"Tim and always I kept in touch and we've played together a few times informally since Lammas but these will be the first gigs we've done together in sixteen years and I'm really looking forward to working with him again," says Paterson.
The monthly Jazz in the Round session, which has run since 2012 and is hosted by Jazz FM DJs Jez Nelson and Chris Philips, kicks off the new year with two stellar triple bills. The first of these takes place tonight (30 January) and showcases artists from the Edition Records roster with Laura Jurd's Dinosaur topping the bill, a rare solo bass in the middle from Phronesis main-man Jasper Høiby and an opening set from pianist Elliot Galvin and drummer Mark Sanders.
This is followed on 27 February with a starry double-bill topped by the John Horler Trio with special guest Norma Winstone (above right) on vocals, trumpeter Quentin Collins and saxophonist Leo Richardson, reprising their tribute to Chet Baker set, plus an opening spot from emerging latin-jazz-folk group Esquivo.
The unexpected early November snowfall created a festive backdrop for the genuine bonhomie of Tampere Jazz Happening in Finland. In a compact arrangement of venues, homegrown Scandi-jazz took a prominent place in the 35th edition alongside the more international VIPs. Finnish Yrjö award-winners past and present, including the leading saxophonist Mikko Innanen, made up the personnel of the Finnish Jazz Federation Anniversary Orchestra, kicking things off with an absorbing set that captured something of the forgotten freedom-searching spirit of 1960s modal jazz.
On the Pakkahuone main stage, one of that mission's greatest exponents Charles Lloyd (above) excelled like you'd never seen him before, in an extraordinary performance of great warmth, poetry and emotional depth. His quartet (featuring the eloquent pianist Gerald Clayton) had the full audience in rapture, taking full advantage of the wonderfully crystal-clear sound acoustic. Which was just as vital for The Necks, the influential antipodean piano trio. If an acquired taste, they nonetheless put chamber ensemble improv under a microscope in an unusually brief one-hour set piece that might just have been one of the best cures for ADD. The New York saxophonist Steve Lehman's octet gave a stimulating showing combining compact New Music-influenced brass arrangements with acoustic-based sonic experimentation and atonal-edged bebop. Norwegian multi-reeds virtuoso Marius Neset's quintet featured a few top notch Brits – Jim Hart, Phil Donkin and Ivo Neame – in a pulsating set combining folk dance and fusion, featuring the towering presence of guest Swedish folk-prog cellist Svante Henryson.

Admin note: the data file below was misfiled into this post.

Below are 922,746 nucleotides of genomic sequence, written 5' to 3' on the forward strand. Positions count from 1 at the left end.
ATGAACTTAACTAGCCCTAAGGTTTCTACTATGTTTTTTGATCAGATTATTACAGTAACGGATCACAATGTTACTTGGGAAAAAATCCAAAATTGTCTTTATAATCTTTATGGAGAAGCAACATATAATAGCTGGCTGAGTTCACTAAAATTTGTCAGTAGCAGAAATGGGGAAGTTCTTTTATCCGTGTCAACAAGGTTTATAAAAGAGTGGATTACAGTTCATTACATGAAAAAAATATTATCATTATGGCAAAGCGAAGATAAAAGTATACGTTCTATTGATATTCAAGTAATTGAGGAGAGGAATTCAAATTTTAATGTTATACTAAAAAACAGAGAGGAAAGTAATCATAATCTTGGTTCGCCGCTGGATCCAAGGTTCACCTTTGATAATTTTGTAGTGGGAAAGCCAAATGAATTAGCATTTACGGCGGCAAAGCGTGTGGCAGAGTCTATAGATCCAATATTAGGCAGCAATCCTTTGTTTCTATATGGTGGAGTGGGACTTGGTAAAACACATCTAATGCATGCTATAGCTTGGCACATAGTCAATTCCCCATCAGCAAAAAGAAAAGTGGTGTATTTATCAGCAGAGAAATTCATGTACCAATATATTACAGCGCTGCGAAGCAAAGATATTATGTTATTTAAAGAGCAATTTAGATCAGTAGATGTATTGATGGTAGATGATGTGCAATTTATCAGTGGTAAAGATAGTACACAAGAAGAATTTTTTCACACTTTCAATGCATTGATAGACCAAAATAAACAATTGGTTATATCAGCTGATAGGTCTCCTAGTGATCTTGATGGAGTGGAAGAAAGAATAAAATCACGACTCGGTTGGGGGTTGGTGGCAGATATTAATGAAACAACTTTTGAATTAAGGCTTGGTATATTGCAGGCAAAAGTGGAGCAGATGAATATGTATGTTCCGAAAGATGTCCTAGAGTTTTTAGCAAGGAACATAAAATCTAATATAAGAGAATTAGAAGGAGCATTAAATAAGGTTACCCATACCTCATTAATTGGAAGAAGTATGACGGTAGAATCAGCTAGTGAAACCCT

In the more intimate Telakka club, the homegrown pianist Aki Rissanen – a new signing to UK's Edition label – mixed Zen funk and Bill Evans with his trio, highlighted by Teppo Mäkynen's uncanny electronica-influenced kit sounds. Donny McCaslin's quartet, who had made one of the best recordings of 2016 in tribute to Bowie, were disappointingly without a contemporary edge without both Tim LeFebvre and Mark Guiliana ie. half the Bowie band. French pianist Eve Risser (above) on the other hand was the big discovery of the weekend, with her eerily mesmerising, impressionistic arrangements for the White Desert Orchestra. The last day saw Finnish trumpeter Verneri Pohjola astutely tackle the music of his father Pekka of cult 1970s progsters Wigwam, while Håkon Kornstad in his Tenor Battle band pulled off an unlikely juxtaposition of Neapolitan opera with Euro-jazz sax improv that reflected the entirely open-minded approach to booking at this International class festival.